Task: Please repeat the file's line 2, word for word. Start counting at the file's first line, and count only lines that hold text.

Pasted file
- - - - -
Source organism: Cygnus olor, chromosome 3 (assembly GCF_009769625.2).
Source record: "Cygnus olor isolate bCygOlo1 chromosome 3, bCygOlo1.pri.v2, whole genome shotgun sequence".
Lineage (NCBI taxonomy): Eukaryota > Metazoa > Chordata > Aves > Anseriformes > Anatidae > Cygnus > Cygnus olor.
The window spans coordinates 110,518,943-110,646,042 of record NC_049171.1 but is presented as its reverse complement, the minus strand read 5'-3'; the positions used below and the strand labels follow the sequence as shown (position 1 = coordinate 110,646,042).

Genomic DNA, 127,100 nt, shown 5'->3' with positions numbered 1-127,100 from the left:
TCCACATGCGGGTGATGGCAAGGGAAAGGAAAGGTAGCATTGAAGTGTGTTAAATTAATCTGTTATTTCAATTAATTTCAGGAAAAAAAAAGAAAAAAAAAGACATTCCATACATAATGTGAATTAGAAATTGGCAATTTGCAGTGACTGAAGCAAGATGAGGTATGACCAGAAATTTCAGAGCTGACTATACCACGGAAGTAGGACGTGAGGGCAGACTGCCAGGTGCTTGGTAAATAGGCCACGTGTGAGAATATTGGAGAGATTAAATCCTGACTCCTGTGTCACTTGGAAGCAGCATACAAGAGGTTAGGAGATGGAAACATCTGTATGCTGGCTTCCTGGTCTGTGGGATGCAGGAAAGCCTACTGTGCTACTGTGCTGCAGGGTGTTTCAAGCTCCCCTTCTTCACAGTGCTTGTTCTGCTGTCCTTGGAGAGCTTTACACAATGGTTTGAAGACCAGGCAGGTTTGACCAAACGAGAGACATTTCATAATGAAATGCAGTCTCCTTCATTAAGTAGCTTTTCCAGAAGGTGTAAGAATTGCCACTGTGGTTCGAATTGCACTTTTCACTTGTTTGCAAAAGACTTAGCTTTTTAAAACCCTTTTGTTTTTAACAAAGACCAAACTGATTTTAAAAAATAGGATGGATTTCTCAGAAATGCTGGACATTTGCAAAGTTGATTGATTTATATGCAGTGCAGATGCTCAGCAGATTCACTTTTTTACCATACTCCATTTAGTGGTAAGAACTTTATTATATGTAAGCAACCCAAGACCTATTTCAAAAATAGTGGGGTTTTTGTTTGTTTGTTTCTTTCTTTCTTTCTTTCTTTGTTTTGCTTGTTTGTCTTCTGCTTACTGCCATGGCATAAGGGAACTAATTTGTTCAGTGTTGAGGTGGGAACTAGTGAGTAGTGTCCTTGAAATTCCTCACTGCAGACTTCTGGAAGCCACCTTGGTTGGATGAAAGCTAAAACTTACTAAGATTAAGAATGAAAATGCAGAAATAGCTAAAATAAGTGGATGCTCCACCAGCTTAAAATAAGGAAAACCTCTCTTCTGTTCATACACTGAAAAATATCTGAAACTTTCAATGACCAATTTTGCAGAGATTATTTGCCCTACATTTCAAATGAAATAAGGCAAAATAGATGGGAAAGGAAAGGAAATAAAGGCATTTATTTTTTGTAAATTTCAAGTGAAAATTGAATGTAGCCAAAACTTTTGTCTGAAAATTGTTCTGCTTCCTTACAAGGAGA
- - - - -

Source record: "Cygnus olor isolate bCygOlo1 chromosome 3, bCygOlo1.pri.v2, whole genome shotgun sequence".